Despite the healthy competition between Microsoft and Google, it is clear for anyone to see that their respective future visions of the ‘workspace’ are starkly similar. Committed to always presenting a balanced view, we wanted to share this excellent piece from the Google Cloud Team on their findings during a recent study completed in partnership with Raconteur.
“Organisations who are unable to cater to the needs of the connected generation in future will struggle to attract the best talent.”
This report has been compiled through telephone interviews with 150 C-suite individuals from leading organisations in the UK. Interviews were completed by an independent surveying organisation on a pre-qualified but random sample. The individuals that participated in the survey covered a broad spectrum of industries and companies.
It is largely agreed that the rise of the new generation of connected workers, empowered by collaborative and mobile solutions, will radically alter the shape of the future workforce and workplace. For this study we teamed up with Raconteur and surveyed 150 C-suite individuals from leading organisations in the UK representing a wide range of business sectors and sizes.
What we found is that there are varying ranges of digital maturity today, and similarly alternative opinions on digital readiness for the future. The time is in fact ‘now’ for many with industries such as retail already leading the charge and seeing real return and business change on the back of significant investment in digital technologies.
Inevitably some other industries, such as financial and professional services, are slower off the mark, held back by a historic lack of technology innovation or industry regulatory constraints. Within manufacturing, while it was determined that it was the least digitally mature sector, there is real appetite to better capitalise on the obvious potential gains here.
Motivations for moving to the cloud are also evolving. While there is still a clear cost saving rationale, collaboration, responsiveness and agility are commonly now seen as key drivers.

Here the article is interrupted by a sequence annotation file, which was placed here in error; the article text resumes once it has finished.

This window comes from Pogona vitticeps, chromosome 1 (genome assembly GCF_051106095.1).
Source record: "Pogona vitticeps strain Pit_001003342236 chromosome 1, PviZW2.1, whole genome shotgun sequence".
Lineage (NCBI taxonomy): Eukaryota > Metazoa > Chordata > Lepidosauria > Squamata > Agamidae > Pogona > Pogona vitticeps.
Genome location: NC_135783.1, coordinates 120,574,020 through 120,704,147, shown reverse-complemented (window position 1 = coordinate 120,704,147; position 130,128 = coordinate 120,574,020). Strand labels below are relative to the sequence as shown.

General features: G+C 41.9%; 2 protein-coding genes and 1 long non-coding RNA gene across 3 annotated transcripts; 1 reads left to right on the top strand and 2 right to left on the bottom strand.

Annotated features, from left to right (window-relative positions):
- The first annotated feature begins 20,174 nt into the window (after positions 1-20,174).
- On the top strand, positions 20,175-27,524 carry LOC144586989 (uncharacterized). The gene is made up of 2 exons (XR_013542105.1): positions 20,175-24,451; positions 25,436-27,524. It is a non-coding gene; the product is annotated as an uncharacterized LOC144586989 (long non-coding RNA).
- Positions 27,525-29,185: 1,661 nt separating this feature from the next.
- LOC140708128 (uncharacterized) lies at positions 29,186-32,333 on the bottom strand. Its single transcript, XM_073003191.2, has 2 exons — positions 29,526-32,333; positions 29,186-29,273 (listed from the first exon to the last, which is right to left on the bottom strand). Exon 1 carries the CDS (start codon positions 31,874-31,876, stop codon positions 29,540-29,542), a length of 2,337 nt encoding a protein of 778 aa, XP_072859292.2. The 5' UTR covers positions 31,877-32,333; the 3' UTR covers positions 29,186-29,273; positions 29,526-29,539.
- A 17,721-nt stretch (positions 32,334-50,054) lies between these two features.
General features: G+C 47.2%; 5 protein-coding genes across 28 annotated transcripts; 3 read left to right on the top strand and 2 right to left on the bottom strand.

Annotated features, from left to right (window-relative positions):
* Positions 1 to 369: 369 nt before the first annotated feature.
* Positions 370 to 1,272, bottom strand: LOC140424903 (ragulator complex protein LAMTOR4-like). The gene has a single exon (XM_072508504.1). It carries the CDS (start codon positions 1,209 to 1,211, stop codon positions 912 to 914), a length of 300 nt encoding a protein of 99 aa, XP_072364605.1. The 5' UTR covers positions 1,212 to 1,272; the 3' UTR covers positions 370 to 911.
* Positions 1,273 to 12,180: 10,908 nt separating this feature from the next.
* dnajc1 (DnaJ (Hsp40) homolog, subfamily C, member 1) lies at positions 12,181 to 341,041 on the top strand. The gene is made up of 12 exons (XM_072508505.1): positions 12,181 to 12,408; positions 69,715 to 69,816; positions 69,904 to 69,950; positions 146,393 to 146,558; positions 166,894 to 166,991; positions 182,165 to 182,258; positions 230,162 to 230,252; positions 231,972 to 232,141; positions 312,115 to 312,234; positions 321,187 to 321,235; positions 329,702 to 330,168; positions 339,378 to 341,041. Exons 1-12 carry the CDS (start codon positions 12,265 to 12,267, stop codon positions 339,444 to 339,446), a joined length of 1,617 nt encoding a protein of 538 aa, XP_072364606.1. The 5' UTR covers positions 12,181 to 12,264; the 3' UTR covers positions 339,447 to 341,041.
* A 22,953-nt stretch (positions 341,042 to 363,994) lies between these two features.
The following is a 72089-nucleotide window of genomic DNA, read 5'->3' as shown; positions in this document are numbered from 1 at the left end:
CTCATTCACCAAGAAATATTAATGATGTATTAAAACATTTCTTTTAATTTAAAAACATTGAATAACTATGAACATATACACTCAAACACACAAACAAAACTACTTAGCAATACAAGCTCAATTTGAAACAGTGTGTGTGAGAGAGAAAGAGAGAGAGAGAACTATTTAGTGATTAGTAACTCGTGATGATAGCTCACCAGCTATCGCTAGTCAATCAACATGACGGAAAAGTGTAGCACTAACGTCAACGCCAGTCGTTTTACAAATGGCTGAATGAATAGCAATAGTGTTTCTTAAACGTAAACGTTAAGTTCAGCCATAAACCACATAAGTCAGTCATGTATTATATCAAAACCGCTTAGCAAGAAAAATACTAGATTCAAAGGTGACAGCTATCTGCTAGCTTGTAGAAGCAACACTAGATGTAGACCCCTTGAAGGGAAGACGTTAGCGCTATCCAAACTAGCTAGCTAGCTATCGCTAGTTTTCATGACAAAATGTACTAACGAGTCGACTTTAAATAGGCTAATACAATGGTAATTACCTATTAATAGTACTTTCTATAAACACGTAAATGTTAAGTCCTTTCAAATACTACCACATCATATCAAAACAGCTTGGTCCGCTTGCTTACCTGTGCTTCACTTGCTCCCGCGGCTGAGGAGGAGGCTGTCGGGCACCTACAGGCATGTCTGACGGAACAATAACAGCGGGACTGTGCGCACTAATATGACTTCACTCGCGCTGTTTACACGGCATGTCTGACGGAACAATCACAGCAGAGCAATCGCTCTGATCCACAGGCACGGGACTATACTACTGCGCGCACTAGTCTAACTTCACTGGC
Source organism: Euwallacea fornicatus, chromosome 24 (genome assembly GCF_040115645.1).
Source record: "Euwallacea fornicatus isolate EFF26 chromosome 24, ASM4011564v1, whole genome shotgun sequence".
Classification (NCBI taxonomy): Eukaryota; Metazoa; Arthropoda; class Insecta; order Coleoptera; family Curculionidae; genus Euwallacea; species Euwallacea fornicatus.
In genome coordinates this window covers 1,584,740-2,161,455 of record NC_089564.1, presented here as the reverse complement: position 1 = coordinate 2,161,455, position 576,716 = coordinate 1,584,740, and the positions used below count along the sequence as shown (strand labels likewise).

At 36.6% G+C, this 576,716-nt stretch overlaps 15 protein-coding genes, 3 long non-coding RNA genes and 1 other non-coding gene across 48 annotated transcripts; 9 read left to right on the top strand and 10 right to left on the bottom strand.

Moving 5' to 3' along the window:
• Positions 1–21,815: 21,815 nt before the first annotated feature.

With flexible working set to become the ‘normal’ in the future workplace, the rise of the mobile worker has been widely debated. Empowering this phenomenon is set to soon become a critical priority for organisations of all sizes:
- 48% of respondents are today unable to access all the information they need via mobile devices, with
- 6% either poorly connected or not connected at all.
In an age when people are used to a high level of connectivity in their private lives, it is to be expected that this should also translate to their working world. Organisations who are unable to cater to the needs of the connected generation in future will struggle to attract the best talent.
In an ever-increasing competitive market, industries such as retail fear that once they do get the best talent on board, they might not be able to hold on to it. Talent management is a key priority for all organisations surveyed with those in manufacturing, professional and financial services most concerned about their ability to harness technology to both lure and retain the best talent.
The demographics of the workforce are changing with people living and working longer.
By 2020, digital natives, digital immigrants and the digital exiles will need to work in harmony and be fully enabled by technology if they are to deliver on shared business goals, against a backdrop of new working habits.
Many can learn from industries such as retail when it comes to seeing the value of digital thinking and digital investment today. The benefits of thinking digitally are there for organisations of all sizes operating in all sectors to take full advantage of. For this to happen though, it is clear that both the business itself and IT must work in tandem to make digital transformation and associated business growth a reality. The CIO (or in smaller organisations, the Director with responsibility for tech, digital or IT) is central to this journey. Companies must place digital at the heart of their business if they are to realise the full potential offered in this highly connected era.
The survey analysis has been separated into five sections:
- Cloud-enabled business.
- Reaching Maturity.
- The Future Office.
- A Connected Workforce.
- A ‘Digiculture’.
Flexible working will be the defining characteristic of the future workplace, rising from 4% today to 32% of organisations polled by 2018.
While today in organisations with fewer than 750 employees, no respondents to the study offer staff the option of flexible working. The same organisations expect this to rise to 16% by 2018.
But it’s at the top end of the employee scale, among organisations with headcount of 6,000+, that the most startling increase is seen, up from 10% today to 66% in 2018. This shift will require technology investment to support the underlying organisational processes that need to be restructured or introduced to support the shift towards a flexible working operating model. Some 38% of large enterprises recognise that among the top threats facing them are dated management structures, which in turn don’t allow them to respond to the changing needs of the workforce (32%), while the main driver for shaping the workplace is the pursuit of new efficiencies (72%).